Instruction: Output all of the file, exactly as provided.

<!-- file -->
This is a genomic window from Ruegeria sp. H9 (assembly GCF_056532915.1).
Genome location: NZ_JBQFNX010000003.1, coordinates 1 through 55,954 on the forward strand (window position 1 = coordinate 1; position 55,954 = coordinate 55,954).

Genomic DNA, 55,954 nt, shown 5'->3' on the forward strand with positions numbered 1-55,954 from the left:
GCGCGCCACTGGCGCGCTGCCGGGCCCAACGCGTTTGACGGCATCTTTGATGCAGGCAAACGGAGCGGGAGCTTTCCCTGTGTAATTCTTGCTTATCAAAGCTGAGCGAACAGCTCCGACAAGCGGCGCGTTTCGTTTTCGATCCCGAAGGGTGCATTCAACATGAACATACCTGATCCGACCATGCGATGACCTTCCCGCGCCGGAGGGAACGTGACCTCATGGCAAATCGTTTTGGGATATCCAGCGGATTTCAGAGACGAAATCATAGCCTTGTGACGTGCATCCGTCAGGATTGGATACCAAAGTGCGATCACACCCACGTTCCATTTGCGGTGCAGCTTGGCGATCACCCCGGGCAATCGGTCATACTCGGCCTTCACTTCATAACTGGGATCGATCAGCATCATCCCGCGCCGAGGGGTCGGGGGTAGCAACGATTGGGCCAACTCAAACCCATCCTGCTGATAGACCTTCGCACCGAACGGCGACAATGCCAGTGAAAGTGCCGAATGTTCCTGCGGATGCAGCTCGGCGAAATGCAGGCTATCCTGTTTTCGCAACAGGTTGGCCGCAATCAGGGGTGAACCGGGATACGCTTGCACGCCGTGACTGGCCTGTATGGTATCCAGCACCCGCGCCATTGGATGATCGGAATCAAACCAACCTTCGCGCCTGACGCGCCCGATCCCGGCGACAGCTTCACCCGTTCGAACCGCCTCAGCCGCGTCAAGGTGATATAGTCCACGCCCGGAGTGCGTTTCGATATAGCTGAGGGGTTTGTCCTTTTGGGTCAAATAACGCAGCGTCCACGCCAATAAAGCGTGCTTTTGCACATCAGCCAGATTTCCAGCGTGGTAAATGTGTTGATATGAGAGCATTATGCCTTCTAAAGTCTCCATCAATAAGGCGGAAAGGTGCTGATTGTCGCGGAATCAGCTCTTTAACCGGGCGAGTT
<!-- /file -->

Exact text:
This is a genomic window from Ruegeria sp. H9 (assembly GCF_056532915.1).
Genome location: NZ_JBQFNX010000003.1, coordinates 1 through 55,954 on the forward strand (window position 1 = coordinate 1; position 55,954 = coordinate 55,954).

Genomic DNA, 55,954 nt, shown 5'->3' on the forward strand with positions numbered 1-55,954 from the left:
GCGCGCCACTGGCGCGCTGCCGGGCCCAACGCGTTTGACGGCATCTTTGATGCAGGCAAACGGAGCGGGAGCTTTCCCTGTGTAATTCTTGCTTATCAAAGCTGAGCGAACAGCTCCGACAAGCGGCGCGTTTCGTTTTCGATCCCGAAGGGTGCATTCAACATGAACATACCTGATCCGACCATGCGATGACCTTCCCGCGCCGGAGGGAACGTGACCTCATGGCAAATCGTTTTGGGATATCCAGCGGATTTCAGAGACGAAATCATAGCCTTGTGACGTGCATCCGTCAGGATTGGATACCAAAGTGCGATCACACCCACGTTCCATTTGCGGTGCAGCTTGGCGATCACCCCGGGCAATCGGTCATACTCGGCCTTCACTTCATAACTGGGATCGATCAGCATCATCCCGCGCCGAGGGGTCGGGGGTAGCAACGATTGGGCCAACTCAAACCCATCCTGCTGATAGACCTTCGCACCGAACGGCGACAATGCCAGTGAAAGTGCCGAATGTTCCTGCGGATGCAGCTCGGCGAAATGCAGGCTATCCTGTTTTCGCAACAGGTTGGCCGCAATCAGGGGTGAACCGGGATACGCTTGCACGCCGTGACTGGCCTGTATGGTATCCAGCACCCGCGCCATTGGATGATCGGAATCAAACCAACCTTCGCGCCTGACGCGCCCGATCCCGGCGACAGCTTCACCCGTTCGAACCGCCTCAGCCGCGTCAAGGTGATATAGTCCACGCCCGGAGTGCGTTTCGATATAGCTGAGGGGTTTGTCCTTTTGGGTCAAATAACGCAGCGTCCACGCCAATAAAGCGTGCTTTTGCACATCAGCCAGATTTCCAGCGTGGTAAATGTGTTGATATGAGAGCATTATGCCTTCTAAAGTCTCCATCAATAAGGCGGAAAGGTGCTGATTGTCGCGGAATCAGCTCTTTAACCGGGCGAGTT